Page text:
Except from being scared by a few badgers, I find the nights very peaceful and a bit magical, with misty landscapes and early sunsets. It offers you some of the best parts of being a biologist, which is to experience nature in a different way than you might be used to.

I love the lack of hierarchy in the Norwegian science world! Experienced professors are highly respected, but there are no restrictions for students at any levels to seek advice from PhD-candidates and professors alike. This allows for a dynamic atmosphere and I personally find this extremely giving. It also makes it easier to share knowledge and to discuss your research across disciplines at the university. As a young researcher doing her PhD, I think I benefit from this system. I would also like to mention that Norway has a very good reputation regarding gender-equality at work, something I am extremely grateful for.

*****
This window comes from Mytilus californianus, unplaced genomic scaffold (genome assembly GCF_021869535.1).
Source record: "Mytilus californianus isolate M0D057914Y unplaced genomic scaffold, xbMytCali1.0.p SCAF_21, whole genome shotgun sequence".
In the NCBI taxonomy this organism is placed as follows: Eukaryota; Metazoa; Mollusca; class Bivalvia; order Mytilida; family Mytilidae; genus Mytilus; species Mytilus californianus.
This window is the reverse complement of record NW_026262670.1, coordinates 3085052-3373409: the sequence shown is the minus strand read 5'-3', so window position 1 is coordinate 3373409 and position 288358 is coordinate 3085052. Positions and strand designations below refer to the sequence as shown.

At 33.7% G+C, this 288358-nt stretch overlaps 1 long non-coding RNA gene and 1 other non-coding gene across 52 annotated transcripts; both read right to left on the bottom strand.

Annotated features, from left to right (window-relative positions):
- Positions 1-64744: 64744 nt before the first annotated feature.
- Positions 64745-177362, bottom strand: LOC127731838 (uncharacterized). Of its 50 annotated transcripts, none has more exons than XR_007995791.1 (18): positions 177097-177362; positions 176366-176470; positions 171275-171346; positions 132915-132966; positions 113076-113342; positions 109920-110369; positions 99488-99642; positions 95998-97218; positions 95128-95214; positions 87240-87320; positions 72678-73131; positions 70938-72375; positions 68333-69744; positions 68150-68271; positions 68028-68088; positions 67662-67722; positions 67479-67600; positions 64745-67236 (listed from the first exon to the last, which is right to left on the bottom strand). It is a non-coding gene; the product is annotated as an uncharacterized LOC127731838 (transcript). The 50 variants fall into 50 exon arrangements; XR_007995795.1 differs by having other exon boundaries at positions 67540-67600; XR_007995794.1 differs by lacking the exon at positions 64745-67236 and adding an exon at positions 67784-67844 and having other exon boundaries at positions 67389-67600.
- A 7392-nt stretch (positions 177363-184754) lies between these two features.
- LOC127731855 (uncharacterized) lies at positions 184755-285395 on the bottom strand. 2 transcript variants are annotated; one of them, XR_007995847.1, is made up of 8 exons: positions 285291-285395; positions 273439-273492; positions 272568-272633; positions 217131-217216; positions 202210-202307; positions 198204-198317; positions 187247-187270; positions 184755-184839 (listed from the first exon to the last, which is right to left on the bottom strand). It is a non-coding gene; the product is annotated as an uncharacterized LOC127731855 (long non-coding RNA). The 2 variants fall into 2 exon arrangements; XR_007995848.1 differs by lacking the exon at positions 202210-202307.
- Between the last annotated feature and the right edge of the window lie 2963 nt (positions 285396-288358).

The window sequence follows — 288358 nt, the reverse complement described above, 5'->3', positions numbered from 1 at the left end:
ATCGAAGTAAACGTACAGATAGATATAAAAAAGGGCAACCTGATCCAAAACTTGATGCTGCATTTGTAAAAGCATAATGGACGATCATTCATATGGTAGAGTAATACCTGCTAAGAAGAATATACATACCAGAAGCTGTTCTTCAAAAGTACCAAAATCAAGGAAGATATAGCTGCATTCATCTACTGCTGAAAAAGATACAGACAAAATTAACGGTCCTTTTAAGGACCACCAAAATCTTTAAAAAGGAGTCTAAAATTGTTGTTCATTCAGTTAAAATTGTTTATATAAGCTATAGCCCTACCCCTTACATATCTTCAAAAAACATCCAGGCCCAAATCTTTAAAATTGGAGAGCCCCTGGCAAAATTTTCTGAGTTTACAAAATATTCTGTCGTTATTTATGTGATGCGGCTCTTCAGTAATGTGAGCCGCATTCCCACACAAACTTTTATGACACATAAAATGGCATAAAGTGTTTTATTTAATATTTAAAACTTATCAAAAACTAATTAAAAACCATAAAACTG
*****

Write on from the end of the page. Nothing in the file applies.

I am very happy to pursue a PhD where I can do a mix of research activities: I get to spend long periods of time in the field, in the lab, in the classroom, and in my office, analyzing data. Additionally, the fieldwork itself is also quite special as me and my team are working during the night in the Norwegian summer, which has a lot of light even during the darkest hours. Except from being scared by a few badgers, I find the nights very peaceful and a bit magical, with misty landscapes and early sunsets. It offers you some of the best parts of being a biologist, which is to experience nature in a different way than you might be used to.

What will you do after your PhD is over?

After my PhD I will apply for relevant post-docs, as I really feel that doing research is my path forward. As I did my MSc-project in population ecology and am now doing research in the cross-section between physiology and ecology, I am hoping to find interesting projects where I can use my skills to connect different directions in biology. I especially find the bridging between physiology and ecology incredibly interesting!